Identifying Early Signs of Physical Abuse

Breaking the Cycle of Abuse

Physical abuse is not always apparent, and it can take time to become obvious. But identifying early signs of a physically abusive relationship may be key to breaking the cycle of abuse.

It’s important to remember that abuse goes beyond anger, and that arguing, and conflict are not necessarily abusive, even though they might bring up strong reactions and unpleasant behaviors.

The patterns behind abuse are often more subtle. But awareness is always helpful, and I hope it helps you or someone you know in an abusive relationship find freedom and healing.

Early Signs of Physical Abuse

These warning signs (adapted from a list by Women’s Advocates) are early signs of physical abuse.

  • Fast-Moving: Things move quickly, and you or your loved one may feel like they are moving too fast: “I’ve never felt loved like this by anyone.”
  • Jealousy: Things get possessive quickly in abusive relationships. People who abuse don’t want their family members or partner to go anywhere without them because they might meet someone to whom they would be closer than the abuser.
  • Controlling: Abusive behavior is driven by control. Abusive partners or family members try to control finances, activities, and connections to others.
  • Threatening: “I’ll kill you if you ever try to leave me,” or “you’ll never find a place to live if you move out,” and other threats are a big red flag when it comes to identifying signs of abuse

How Early Stages of Abuse Make You Feel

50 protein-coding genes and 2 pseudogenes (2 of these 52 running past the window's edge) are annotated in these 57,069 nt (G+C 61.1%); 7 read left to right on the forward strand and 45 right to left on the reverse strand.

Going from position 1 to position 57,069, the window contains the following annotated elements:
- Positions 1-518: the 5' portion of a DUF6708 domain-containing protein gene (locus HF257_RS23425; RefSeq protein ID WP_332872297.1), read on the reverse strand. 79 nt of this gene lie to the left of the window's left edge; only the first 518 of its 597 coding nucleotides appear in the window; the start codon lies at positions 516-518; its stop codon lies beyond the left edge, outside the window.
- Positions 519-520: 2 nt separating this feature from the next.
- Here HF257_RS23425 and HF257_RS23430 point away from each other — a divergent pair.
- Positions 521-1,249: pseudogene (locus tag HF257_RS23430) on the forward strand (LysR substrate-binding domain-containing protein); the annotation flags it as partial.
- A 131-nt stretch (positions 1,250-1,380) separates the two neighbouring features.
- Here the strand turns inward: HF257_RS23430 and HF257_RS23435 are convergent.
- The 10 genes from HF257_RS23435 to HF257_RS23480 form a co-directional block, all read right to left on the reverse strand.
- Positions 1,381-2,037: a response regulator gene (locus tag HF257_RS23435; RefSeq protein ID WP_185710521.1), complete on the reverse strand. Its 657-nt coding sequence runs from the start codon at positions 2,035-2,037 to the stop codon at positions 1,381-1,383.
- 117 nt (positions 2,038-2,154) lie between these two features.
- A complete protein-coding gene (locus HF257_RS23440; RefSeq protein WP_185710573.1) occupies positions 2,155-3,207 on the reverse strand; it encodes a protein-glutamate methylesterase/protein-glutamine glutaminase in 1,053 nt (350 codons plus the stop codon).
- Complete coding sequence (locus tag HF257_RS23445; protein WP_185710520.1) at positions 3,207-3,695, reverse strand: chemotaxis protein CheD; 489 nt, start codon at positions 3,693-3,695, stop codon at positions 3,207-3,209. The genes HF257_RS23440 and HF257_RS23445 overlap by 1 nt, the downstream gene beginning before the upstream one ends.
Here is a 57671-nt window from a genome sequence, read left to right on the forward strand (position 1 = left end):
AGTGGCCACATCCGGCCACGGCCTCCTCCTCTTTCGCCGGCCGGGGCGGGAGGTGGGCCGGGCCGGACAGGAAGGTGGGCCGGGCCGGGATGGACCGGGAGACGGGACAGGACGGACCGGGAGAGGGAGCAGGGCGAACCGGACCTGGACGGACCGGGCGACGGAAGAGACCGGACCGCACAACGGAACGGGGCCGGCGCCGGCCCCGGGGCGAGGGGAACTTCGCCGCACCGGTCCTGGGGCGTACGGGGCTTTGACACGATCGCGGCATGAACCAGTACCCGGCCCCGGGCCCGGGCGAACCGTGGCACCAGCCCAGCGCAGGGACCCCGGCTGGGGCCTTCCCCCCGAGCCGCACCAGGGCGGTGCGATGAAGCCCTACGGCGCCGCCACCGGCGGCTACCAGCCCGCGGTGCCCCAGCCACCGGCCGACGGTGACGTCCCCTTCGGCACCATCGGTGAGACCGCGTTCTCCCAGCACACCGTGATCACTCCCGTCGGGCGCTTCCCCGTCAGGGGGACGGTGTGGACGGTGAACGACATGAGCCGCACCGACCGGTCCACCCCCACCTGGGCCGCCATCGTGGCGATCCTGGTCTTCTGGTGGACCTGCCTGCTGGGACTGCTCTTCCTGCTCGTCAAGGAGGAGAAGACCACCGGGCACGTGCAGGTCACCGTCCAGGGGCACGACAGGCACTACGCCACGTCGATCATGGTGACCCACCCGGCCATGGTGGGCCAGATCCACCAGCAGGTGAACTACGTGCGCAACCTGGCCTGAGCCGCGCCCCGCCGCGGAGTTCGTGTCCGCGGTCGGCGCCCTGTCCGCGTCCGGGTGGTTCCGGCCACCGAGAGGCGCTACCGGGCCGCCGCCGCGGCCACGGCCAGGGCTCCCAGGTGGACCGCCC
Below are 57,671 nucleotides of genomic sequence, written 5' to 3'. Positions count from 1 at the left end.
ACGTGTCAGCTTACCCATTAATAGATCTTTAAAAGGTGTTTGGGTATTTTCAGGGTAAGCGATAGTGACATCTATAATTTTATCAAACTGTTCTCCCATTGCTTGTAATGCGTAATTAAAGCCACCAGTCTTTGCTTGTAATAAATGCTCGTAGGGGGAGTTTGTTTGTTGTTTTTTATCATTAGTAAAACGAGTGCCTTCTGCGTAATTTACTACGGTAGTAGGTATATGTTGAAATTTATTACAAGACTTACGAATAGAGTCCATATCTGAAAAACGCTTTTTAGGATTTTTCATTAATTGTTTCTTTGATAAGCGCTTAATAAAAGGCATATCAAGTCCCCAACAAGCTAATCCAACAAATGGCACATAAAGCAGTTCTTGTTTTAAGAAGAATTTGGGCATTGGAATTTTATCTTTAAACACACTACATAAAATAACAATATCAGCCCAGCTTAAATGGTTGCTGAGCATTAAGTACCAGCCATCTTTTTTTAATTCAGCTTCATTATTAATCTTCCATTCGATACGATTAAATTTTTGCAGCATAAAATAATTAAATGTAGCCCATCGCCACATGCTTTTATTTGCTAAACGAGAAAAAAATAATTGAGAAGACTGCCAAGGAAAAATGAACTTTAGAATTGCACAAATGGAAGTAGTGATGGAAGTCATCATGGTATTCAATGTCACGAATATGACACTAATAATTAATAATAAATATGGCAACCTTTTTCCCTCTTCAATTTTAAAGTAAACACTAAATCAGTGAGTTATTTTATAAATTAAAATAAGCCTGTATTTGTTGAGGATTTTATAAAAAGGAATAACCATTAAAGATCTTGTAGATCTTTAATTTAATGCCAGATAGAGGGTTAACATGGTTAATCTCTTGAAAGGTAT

Before people are physically harmed by abuse, they often have difficult, painful feelings. I strongly suggest seeking help if you are in any relationship that makes you feel:

  • Overwhelmed: You or your loved one are overwhelmed because someone expects to have all their needs met or expects their version of “perfection.”
  • Ashamed: Guilt and shame are emotional indications of potential physical abuse because abusers blame victims of abuse for everything, even if it is clearly their responsibility.
  • Lonely: Abusive people isolate those they abuse, making them feel more and more isolated over time.
  • Fearful: It is natural to feel afraid if the person you or your loved one is part of a relationship with is abusive. It is important to listen to those fears and do what you can to protect yourself as soon as you are able.

See the Signs? Get Support

If you see the signs of abuse (or potential abuse) developing in a relationship in your life or the life of a loved one, it’s time to get support so freedom can be found, and you can begin the long journey of healing after abuse.

TheHopeLine partners with many organizations that help abuse victims find safety. Along with these amazing groups, TheHopeLine offers mentoring to support people who are in post-abuse recovery, or who are working to break free of an abusive relationship. Talk to a HopeCoach today if you’re ready to get help for yourself or need to know how to help a loved one. We are here for you, and we will get through this together.

If your boyfriend, girlfriend, or partner gets angry often, it could become abusive. Learn how anger and abuse are different, and how to make a change.

Dawson McAllister
Dawson McAllister, also known as America's youth pastor, was an author, radio host, speaker, and founder of TheHopeLine. McAllister attended Bethel College in Minnesota for undergraduate work where he graduated in 1968, began graduate studies at Talbot School of Theology in California, and received an honorary doctorate from Biola University.
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